Thursday, August 21, 2008

Virtually, almost, nearly

Google anything on the Born Alive Infant Protection Act and you'll get the smears and counter-smears. I was frustrated from not finding a direct side-by-side comparison of the Illinois and federal bills on the first search results page. Instead the first few search results pages are full of statements from the pro-life side merely asserting that the two bills are "virtually" or "almost" or "nearly" identical. Thanks but I can use too. As I learned in college writing class, "Don't tell me, show me!"

I had to search within National Right to Life Committee's website to find it. Not even its front page has an obvious link to the comparison. But here it is. The 8/18/08 update by NRLC on the "Obama cover-up" is very informative too.

Hadley Arkes, in a new piece for The Catholic Thing, has a succinct dismissal of Obama's claim that the "neutrality clause" of the federal bill that was added to the IL bill was somehow critical to his interest in protecting Roe v. Wade. In essence, the added clause, which states that nothing in the amended definition of what constitutes a "born-alive infant" should be construed to affect the jurisprudence of Roe v. Wade whatsoever, is superfluous since a fetus born alive by definition is no longer a threat to the mother's health under Roe.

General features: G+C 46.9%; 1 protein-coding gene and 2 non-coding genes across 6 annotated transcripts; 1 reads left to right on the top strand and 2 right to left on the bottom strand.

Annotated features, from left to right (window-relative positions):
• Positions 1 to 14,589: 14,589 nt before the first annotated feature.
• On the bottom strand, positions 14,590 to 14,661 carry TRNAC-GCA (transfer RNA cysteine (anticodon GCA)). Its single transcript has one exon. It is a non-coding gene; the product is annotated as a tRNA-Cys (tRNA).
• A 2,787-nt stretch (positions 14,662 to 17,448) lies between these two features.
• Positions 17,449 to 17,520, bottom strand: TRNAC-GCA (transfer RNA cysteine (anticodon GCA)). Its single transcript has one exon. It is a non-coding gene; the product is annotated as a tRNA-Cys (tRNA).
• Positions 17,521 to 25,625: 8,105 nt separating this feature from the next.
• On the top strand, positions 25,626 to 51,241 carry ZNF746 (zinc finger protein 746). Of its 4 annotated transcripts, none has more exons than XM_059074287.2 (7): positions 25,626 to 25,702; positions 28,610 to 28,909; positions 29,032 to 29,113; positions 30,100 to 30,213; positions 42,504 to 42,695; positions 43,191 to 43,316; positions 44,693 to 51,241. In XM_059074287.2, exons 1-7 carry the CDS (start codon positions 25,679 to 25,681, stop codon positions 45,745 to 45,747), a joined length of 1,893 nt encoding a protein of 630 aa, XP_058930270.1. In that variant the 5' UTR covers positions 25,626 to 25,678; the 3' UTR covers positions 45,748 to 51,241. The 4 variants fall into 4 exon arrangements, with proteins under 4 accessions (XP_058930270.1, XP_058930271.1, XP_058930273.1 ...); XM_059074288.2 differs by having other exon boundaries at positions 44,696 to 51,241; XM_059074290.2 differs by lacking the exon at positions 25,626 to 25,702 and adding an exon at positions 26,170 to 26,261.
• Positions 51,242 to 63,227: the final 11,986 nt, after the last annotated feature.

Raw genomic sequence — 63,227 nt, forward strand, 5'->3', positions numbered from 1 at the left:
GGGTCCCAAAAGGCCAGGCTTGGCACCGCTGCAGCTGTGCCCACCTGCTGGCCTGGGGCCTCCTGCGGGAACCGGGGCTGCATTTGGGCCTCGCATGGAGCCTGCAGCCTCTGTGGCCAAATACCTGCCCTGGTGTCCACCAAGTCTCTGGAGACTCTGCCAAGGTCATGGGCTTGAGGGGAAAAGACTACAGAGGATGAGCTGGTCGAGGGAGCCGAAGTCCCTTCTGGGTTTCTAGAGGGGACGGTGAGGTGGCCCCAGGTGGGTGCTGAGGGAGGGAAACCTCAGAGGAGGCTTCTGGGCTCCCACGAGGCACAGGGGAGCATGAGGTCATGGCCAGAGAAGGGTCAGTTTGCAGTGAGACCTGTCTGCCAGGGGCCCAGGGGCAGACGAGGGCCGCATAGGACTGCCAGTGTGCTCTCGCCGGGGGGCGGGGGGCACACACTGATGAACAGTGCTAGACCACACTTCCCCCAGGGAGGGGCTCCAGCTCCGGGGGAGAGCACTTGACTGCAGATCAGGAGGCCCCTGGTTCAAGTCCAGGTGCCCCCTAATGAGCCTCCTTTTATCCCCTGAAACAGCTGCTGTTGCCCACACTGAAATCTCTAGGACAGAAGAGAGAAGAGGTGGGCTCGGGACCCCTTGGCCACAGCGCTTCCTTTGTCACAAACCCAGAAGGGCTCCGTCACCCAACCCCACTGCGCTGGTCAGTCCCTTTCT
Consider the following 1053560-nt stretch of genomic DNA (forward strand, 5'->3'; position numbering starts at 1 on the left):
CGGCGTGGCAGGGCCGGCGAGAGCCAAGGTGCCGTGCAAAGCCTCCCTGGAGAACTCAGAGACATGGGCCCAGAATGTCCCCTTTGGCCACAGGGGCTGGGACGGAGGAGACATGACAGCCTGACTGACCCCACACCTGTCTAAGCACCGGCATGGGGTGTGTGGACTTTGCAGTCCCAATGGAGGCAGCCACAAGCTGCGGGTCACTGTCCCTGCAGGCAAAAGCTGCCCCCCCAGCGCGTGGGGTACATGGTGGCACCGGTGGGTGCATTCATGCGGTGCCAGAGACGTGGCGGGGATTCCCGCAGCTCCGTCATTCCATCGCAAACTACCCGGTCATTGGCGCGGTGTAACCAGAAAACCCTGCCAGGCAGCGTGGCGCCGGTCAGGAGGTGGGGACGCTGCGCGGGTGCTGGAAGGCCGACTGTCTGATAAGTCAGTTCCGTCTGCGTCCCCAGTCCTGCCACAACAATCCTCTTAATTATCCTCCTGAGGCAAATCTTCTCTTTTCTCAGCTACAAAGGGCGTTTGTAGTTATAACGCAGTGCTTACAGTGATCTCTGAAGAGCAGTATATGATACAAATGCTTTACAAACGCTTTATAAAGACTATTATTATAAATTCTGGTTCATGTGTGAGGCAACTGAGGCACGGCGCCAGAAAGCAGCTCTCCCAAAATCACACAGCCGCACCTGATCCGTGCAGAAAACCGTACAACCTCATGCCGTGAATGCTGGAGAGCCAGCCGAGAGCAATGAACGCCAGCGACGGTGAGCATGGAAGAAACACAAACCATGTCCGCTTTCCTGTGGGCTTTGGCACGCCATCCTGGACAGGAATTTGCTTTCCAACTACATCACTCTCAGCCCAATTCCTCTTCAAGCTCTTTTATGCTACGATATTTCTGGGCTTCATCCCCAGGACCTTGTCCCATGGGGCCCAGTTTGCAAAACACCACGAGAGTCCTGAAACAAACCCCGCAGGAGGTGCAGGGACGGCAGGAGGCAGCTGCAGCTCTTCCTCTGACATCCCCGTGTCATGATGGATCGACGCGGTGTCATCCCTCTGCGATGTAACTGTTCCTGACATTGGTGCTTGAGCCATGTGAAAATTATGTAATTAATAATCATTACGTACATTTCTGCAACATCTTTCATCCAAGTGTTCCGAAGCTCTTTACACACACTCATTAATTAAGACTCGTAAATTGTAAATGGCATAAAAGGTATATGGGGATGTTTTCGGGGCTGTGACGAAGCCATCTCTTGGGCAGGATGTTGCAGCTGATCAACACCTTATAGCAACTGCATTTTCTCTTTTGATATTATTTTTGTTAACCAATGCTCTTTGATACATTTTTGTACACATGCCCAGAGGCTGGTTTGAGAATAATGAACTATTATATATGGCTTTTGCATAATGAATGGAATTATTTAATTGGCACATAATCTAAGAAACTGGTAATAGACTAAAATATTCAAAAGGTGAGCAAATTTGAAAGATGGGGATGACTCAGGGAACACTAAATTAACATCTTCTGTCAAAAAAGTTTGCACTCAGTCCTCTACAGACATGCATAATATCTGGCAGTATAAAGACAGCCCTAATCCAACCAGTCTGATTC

What hasn't been explained clearly enough by either side is how BAIPA actually operates. It doesn't actually mandate or ban any acts by anyone. It's just a defintional expansion to the rules of construction or interpretation on health care for neonates. It's protection by redefinition.